Translation of blessing at the end of Mass
#11
Lovecraft certainly has his failings.  His dialogue is some of the worst ever written.  Where he excels is, IMO, painting a picture with words and the use of leaving things unsaid so the imagination provides the cause for fear and horror.

His book on supernatural horror in literature is an interesting read.

If I had to pick an all-around good writer, Poe was a much better write than Lovecraft, especially in dialogue, but his is a different kind of horror.  Lovecraft is more of "fantasy horror" where painting the picture is more critical.  Both are good at atmosphere, I think.
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#12
(01-17-2011, 08:19 PM)QuisUtDeus Wrote: Lovecraft certainly has his failings.  His dialogue is some of the worst ever written.  Where he excels is, IMO, painting a picture with words and the use of leaving things unsaid so the imagination provides the cause for fear and horror.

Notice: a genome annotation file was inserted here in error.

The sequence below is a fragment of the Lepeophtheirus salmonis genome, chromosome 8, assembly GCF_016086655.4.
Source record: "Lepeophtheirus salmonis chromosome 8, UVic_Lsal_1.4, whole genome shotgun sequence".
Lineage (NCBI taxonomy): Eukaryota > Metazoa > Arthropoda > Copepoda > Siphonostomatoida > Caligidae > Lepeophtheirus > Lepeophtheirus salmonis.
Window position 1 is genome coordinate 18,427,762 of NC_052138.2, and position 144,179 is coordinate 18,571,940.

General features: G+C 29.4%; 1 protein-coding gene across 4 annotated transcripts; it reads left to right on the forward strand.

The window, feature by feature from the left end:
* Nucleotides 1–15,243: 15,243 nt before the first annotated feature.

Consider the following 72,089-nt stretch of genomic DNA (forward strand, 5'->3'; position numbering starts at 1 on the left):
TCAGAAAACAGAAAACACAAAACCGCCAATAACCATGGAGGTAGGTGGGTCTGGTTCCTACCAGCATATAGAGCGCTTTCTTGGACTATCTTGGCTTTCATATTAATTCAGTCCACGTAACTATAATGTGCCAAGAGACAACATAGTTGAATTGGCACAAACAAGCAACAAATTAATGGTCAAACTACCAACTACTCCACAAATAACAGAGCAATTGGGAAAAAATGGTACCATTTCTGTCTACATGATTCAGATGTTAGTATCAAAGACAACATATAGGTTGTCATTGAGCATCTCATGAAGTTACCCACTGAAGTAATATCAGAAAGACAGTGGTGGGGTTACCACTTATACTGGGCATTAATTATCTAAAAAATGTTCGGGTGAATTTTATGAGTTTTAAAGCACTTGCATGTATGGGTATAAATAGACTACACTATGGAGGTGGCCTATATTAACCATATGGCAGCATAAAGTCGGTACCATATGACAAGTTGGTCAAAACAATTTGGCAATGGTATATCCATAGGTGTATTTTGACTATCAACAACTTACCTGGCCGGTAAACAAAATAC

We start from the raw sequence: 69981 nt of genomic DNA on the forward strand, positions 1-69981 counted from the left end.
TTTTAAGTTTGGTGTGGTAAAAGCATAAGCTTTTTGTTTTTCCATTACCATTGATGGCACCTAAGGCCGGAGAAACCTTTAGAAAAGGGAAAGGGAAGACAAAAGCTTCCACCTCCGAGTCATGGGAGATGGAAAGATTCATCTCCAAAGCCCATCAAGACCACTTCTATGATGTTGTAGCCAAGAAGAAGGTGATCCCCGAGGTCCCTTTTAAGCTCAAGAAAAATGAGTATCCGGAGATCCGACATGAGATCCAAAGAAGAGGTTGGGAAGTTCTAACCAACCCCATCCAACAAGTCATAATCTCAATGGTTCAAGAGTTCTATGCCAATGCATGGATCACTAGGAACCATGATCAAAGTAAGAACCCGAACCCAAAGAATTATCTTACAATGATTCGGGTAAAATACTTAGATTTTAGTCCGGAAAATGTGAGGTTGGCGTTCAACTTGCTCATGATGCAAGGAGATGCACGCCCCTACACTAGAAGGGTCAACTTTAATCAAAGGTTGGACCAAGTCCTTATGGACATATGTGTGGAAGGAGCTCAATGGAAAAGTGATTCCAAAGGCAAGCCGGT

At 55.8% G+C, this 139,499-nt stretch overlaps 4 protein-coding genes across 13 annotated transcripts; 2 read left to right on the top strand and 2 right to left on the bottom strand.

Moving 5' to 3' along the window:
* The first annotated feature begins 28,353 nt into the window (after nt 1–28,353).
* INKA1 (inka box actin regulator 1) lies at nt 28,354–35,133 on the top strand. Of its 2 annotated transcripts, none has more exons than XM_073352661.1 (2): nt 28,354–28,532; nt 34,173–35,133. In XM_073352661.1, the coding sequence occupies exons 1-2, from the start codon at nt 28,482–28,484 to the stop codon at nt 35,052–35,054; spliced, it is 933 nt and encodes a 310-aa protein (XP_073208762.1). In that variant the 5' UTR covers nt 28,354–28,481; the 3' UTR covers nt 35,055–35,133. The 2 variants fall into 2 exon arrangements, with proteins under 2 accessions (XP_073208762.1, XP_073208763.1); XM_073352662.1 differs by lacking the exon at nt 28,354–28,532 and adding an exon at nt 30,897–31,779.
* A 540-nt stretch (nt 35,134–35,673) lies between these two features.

His book on supernatural horror in literature is an interesting read.

If I had to pick an all-around good writer, Poe was a much better write than Lovecraft, especially in dialogue, but his is a different kind of horror.  Lovecraft is more of "fantasy horror" where painting the picture is more critical.  Both are good at atmosphere, I think.

You know, I don't really recall much about Lovecraft's dialogue in the stories I read. They usually focus on the perception of people, rather than interactions with others. "The Shadow Over Innsmouth" has some dialogue I remember. Zadok's speech was well done I think.

I like how his stories do not involve rubber forehead aliens. It is built on the idea that the unknown is more than we can imagine and it focused on the perception of humans in situations which are beyond our words and understanding. So all we are left with is the horror and questions.

If Cthulhu and R'lyeh even though tangible, are still presented as being beyond our perception.

I like his focus on the human mind.
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